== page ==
It’s amazing what people will try to get some relief from bad weather. I mean who would have thought that having what is, essentially, pasta flowing in cold water through bamboo tubes cut in half and trying to grab it with chopsticks would be an effective measure against heat and humidity? The Japanese, that’s who! Starting in Kagoshima Prefecture, on the island of Kyushu, the southernmost of Japan’s Big Four, apparently some time in the late 1950s to early 1960s, “somen nagashi” or “flowing very thin wheat noodles” was apparently a way to exploit and make a spectacle (and tourist trap) out of a local gorge, Tosenkyo, gushing up to 100,000 tons of fresh cold water every day.
Some unnamed local genius had the idea to set up a bamboo chute using the gorge’s water, let freshly boiled somen flow down with it, and have people try to catch and then eat the noodles after dipping them in tsuyu, a light sauce made with katsuobushi (dried bonito flakes), soy sauce, and sweet mirin sake. The combination of chilly somen and game made the somen nagashi idea catch on and dozens of restaurants popped up all over Japan, not always near natural springs (there was enough technology available to create artificial water flows for making the somen go round) and even became an attraction in summer festivals where you can have a few servings with a couple of hundred yen (a couple of dollars).
What happens if you aren’t in Japan, don’t have easy access to a restaurant or a festival like this, but you want to add a touch of Japanese summer to your table? Try one of the following gadgets, all available from Japan Trend Shop and deliverable anywhere in the world. They are the next best thing!
Simple to assemble and even looking a little like a real bamboo nagashi chute the Furyu Kiwami is perfect if you want to try chasing noodles but you aren’t sure about your chopstick skills. A swirl in the top and then a mild, slope with two turns allows you to practice your somen nagashi. Good for at least 30-40 minutes of fun on one set of two C and one set of two D batteries its a good way to start exploring the world of somen nagashi.
If you have already tried somen nagashi and you are feeling comfortable with your chopsticks, try something more spectacular: the Big Stream! With a height of 73 cm (29″) and a total length of 5 m (16.4 ft), with one three-level and one two-level swirl and even an alternative route for the cascading noodles, this nagashi takes fun to the next level. And it’s bright and colorful so if you decide to introduce your children to the world of noodle-fishing, they’ll certainly love to join!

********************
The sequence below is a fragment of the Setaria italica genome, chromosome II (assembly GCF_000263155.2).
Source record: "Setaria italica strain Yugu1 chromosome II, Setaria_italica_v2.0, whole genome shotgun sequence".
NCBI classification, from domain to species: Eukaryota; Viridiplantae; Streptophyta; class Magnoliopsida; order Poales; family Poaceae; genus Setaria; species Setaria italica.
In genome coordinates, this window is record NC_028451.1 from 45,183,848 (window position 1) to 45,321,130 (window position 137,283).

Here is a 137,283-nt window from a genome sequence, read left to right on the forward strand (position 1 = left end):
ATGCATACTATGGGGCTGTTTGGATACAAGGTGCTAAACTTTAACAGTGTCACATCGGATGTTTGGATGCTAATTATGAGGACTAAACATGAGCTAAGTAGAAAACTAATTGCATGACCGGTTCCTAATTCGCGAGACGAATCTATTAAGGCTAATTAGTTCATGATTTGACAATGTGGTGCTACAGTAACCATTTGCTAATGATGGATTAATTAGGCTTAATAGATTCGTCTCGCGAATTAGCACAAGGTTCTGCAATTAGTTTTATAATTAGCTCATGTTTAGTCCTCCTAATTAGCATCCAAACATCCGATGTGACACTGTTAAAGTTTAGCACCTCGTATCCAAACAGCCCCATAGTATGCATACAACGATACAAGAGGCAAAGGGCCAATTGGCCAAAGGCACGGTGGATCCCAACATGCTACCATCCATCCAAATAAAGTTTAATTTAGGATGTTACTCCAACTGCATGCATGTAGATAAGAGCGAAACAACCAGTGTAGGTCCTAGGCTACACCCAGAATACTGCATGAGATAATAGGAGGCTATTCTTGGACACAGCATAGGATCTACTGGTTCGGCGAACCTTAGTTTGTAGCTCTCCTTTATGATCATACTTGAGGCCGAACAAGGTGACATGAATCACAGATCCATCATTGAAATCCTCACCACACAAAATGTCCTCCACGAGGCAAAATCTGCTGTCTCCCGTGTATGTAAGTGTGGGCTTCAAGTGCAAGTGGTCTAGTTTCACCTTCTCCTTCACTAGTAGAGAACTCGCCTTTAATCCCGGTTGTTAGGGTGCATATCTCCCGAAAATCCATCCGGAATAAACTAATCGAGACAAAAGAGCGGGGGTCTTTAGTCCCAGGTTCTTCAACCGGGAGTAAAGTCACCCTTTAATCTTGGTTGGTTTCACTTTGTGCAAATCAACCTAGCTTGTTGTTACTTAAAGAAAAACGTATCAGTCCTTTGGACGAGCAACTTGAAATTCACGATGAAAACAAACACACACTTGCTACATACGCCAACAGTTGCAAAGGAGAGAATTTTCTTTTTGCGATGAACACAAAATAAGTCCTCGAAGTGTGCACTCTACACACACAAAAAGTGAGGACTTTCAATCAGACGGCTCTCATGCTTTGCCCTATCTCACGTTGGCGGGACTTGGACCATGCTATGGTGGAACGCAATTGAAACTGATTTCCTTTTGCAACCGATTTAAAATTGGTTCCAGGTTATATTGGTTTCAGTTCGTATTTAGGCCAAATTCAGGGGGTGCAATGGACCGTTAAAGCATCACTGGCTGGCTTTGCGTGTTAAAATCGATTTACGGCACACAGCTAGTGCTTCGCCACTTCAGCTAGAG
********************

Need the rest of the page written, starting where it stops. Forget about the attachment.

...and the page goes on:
Speaking of children, if you really want to make yours to love somen you should definitely consider the Cho-hiehie North Pole. More of a fountain of cold water, this keeps the somen in the pool in the bottom, allowing your kids to pick them up more easily. To add another level of fun, it comes with an ice tray to make ice cubes in the shape of penguins, polar bears, and icebergs, and add them here and there for that polar effect. North Pole, South Pole, it’s all cho-hiehie (super cold), right?
And then there’s you who just want the sensation of fresh somen in cold water and don’t have much space to set up a whole theme park. Your answer is the Toffy Mini Nagashi Somen Slider, which doesn’t even need assembly: you just add two D alkaline batteries or, if you want to make it a little more romantic, another four AAA alkaline batteries for its LED light show, along with some water and the somen noodles. Then just hit “Play” for the noodles to start going round and round. Oh and it comes in two colors (pale aqua and ash white), so it won’t clash with your space!
Four solutions aka four ways to enjoy your some noodles. Choose the one that suits you best and have a lunch or dinner with family or friends that combines food and play in a very Japanese summery way!